How do you know what to ask for? What cloth, what weight, what personal touches to make it truly yours? Serendipity played its part in pairing me with Brown in Town; my own induction into the bespoke Hall of … well, if not Fame, at least a Haul of Very Fine Cloth, took place in the Cigar Humidor at the Bristol Hotel de Vin. Those who know ’my Tailor’ (as I now cheekily claim him to be) will realise that this was a most appropriate rendezvous as David Minns is most often to be found with Havana smoke billowing from under a jauntily angled hat brim.

Over the course of a 90-minute consultation, Brown in Town took me on a carefully guided sartorial tour through myriad choices, leaving me confidently personalising my three piece suit with peaked lapels, bold lining but a necessarily modest, neutral back to the waistcoat (you only have to think of the challenge of matching shirt choices with the eye-catching orange of the suit lining to appreciate the value of a gentle nudge in the right direction) and subtle coloured stitching around working buttonholes; why wouldn’t you?

Ticket pockets, cigar tube pockets, a fabric heavy enough to feel substantial, light enough to leave you floating … so much to ponder, but these are the personal touches that elevate the suit and leave your fellow guests discretely seeking out the name of ‘your’ tailor.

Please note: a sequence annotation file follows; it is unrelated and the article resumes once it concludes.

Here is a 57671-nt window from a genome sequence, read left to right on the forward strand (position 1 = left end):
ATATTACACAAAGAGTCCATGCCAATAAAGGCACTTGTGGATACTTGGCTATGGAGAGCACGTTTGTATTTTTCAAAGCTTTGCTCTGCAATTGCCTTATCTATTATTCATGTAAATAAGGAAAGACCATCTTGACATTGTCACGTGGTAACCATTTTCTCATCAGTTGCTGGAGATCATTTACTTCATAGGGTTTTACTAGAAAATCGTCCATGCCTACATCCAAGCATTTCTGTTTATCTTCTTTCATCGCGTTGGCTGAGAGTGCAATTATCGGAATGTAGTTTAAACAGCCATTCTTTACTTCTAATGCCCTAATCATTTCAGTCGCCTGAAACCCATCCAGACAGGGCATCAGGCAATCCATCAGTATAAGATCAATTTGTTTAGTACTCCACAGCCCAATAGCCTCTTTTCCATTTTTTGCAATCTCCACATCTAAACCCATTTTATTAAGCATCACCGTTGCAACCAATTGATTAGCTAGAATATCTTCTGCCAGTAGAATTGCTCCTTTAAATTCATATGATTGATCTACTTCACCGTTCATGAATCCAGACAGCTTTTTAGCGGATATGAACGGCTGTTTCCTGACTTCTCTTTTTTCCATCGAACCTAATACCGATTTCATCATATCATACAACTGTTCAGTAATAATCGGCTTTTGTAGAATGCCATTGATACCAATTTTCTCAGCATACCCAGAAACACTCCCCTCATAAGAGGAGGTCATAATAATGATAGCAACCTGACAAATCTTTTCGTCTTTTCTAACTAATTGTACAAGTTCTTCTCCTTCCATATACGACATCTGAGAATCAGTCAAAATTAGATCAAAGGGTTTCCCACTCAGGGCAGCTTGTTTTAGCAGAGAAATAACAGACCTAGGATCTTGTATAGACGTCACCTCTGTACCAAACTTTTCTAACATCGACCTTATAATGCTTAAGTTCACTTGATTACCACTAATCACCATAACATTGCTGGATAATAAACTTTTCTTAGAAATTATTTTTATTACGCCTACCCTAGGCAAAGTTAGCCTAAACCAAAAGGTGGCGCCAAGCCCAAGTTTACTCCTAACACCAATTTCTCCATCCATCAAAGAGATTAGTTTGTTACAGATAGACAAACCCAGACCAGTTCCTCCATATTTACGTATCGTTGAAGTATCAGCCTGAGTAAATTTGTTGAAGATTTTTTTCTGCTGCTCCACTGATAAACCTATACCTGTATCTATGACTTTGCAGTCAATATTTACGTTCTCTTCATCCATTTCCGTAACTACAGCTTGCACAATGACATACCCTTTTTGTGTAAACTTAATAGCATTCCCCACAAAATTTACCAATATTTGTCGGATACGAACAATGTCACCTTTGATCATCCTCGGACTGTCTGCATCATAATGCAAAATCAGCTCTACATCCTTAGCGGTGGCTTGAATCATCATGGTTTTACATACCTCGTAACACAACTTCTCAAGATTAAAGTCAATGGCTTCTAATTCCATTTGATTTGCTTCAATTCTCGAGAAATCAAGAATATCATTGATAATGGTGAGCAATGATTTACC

Tailoring Tips … gentlemen readers of The Review clearly need no advice from this particular style novice – but if you are inducting less confident colleagues and friends into the corridors of bespoke suiting, a few ‘Fs’ comes to mind:

Fabric The trick, undoubtedly, is to find a weight of cloth that will allow you to wear the suit for as much of the year as possible and yet will drape as well as the heavier cloths. As much by luck as judgement, I arrived at a mid-weight wool/cashmere blend by Loro Piana, the Italian fabric and luxury goods manufacturer. Notwithstanding the cashmere blend, the suit retains a very British matt look and finish.

Fit Do not fall into the trap of treating this bespoke suit purchase like other parts of the ‘boy shopping’ repertoire. This is not something to give the once over to online, buzz into the store at lunchtime and try it on with the wrong shirt. Take your time; take as many fittings as you need to nail the shape for you. When it is perfect, you have a template to return to for your next suit.

Fat It makes sense to reach an optimal body shape before subjecting yourself to the tailor’s tape. That said, there is no point in honing a finely chiselled physique for the wedding of the year if that body shape represents too weighty a challenge for ongoing maintenance.

Fashion Whilst that statement suit has you ‘schmoking’ like The Mask as you slide across the dance floor to upstage the bridegroom, it may not withstand the sartorial scrutiny of the upcoming Autumn/Winter season. Pick cautiously.

Footwear Naturally, there is little point in styling the body and soul, if it looks as if you have been shod by the apprentice blacksmith. But perhaps that is the next leg of the journey to travel together …

So, if “style is a journey and not a destination”, I have my ticket, I am standing on the platform and I am just waiting for my exceedingly dapper fellow travellers to finish their chilled Moretti beers and join me before the train departs. Perhaps you might care to join me on the sartorial journey ahead.

Barrie Thomson

Thomson, parker wearing, beard sporting, Montblanc wielding writer extraordinaire and plenipotentiary at The Review.